Saturday was our lone day off this weekend.
We started working on Good Friday service at 5PM Friday, had the service from 7-7:45, and stayed until about 8:30 by the time we finished getting the Easter prep out of the way.
Sunday was looking like a typical Sunday for us: out of bed at 6:30AM (I’m more like 7:15 now with DST), get to church at 8 for practice and setup, and hopefully leave church by noon for the 2-hour drive to my in-laws.
The last thing I wanted to do was go to a funeral home on my one free weekend day. The father of one of our members passed away last week, and the funeral was Saturday morning.
But, as my wife pointed out, we are stuck in a perfect storm this week. Our church is without a pastor until May 1 (God got us through 8 months without a shepherd), and the rest of the staff took the week off for Spring Break. She’s the only person on staff left to make it. And, we had just enough time to pop in before driving another half-hour to an Easter egg hunt we promised to the kids.
So, we drove… and drove… and we got there, and the whole time, I’m mentally starting the countdown for when we need to get out to drive and drive and drive to the egg hunt.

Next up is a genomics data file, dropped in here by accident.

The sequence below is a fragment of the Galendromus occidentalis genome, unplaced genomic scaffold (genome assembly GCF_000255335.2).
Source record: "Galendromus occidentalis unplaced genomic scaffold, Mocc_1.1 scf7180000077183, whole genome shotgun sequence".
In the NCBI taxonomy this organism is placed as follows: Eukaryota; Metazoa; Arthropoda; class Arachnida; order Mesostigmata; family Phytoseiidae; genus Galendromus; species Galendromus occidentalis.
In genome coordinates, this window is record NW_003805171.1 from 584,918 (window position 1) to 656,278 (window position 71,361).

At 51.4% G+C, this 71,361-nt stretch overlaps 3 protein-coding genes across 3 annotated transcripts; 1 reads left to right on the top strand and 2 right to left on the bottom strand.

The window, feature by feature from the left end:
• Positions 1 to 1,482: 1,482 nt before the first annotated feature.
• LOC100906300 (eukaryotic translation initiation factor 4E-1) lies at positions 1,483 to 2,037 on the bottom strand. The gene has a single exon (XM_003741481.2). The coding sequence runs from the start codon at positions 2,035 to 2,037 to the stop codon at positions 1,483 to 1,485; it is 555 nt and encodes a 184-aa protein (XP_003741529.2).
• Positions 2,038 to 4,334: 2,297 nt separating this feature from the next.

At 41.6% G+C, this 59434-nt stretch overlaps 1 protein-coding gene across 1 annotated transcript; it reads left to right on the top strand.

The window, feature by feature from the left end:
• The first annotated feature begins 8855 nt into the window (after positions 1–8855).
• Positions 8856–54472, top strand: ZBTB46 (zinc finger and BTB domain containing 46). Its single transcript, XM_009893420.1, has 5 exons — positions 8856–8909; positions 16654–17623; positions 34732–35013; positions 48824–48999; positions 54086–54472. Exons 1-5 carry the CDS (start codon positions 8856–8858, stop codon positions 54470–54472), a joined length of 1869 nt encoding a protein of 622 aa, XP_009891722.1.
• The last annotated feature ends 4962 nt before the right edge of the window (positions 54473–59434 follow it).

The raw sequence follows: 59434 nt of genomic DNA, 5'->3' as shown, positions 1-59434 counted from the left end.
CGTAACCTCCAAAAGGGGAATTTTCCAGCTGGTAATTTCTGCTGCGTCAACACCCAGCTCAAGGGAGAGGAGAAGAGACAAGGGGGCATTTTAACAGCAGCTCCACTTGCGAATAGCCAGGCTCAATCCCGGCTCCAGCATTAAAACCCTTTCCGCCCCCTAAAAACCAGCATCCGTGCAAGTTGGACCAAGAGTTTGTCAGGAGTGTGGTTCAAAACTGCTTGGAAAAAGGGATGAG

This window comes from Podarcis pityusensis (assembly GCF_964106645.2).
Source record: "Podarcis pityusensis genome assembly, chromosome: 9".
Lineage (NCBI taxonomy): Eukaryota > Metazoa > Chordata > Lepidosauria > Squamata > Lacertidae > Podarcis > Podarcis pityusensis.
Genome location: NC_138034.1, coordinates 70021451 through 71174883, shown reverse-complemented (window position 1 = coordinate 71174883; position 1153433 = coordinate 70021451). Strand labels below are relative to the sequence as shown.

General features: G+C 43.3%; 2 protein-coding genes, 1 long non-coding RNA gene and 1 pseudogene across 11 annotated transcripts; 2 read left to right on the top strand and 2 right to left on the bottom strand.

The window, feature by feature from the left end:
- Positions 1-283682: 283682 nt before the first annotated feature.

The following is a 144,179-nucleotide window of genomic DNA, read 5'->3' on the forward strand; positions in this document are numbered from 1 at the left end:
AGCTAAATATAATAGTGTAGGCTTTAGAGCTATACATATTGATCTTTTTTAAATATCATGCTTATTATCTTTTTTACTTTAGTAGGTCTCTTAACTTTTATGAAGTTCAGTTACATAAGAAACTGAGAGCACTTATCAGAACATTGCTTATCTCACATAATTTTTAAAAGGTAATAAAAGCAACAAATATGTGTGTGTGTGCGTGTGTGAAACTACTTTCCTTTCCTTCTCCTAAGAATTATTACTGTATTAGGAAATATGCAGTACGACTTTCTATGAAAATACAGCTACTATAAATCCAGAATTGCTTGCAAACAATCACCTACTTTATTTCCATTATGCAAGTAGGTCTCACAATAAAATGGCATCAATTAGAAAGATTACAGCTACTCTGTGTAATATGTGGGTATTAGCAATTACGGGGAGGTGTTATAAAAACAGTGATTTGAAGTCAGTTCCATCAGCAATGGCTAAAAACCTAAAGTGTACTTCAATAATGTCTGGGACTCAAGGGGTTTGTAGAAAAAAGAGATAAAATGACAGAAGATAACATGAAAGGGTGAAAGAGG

When we got there, I hadn’t expected to shut down the timer right away. The woman’s husband greeted us and as we spent some time talking to him, he gave us a lot of insight into the life that his father-in-law led.
How his sense of humor was reflected in some of the decorations, a ribbon on a casket spray that said “Handsome Bob” as a riff on the way he answered the phone.
The fact that all the men were wearing suspenders to pay tribute to him.
The running slideshow of family pictures on the TV with a family full of life and joy.
The stories of how they cared for him in his final month on earth, the people they met at the nursing home where he was living, and the joy that the friends he made in the care facility spread to their family.
I felt joy for supporting this family in their grief, and the surprising amount of joy that they had was infectious. I could have stayed and listened to more, but I got lost in the moments. It was actually my wife who reminded me it was time to go.
Those are the moments that are not about you. Instead of realizing the joy of community and the joy of grieving with members of our church body, I was focused on the obligations of duty and the free time I thought I lacked.
Those are the moments that are not about you. They are never about you.
Rejoice with those who rejoice, weep with those who weep.–Romans 12:15 (ESV)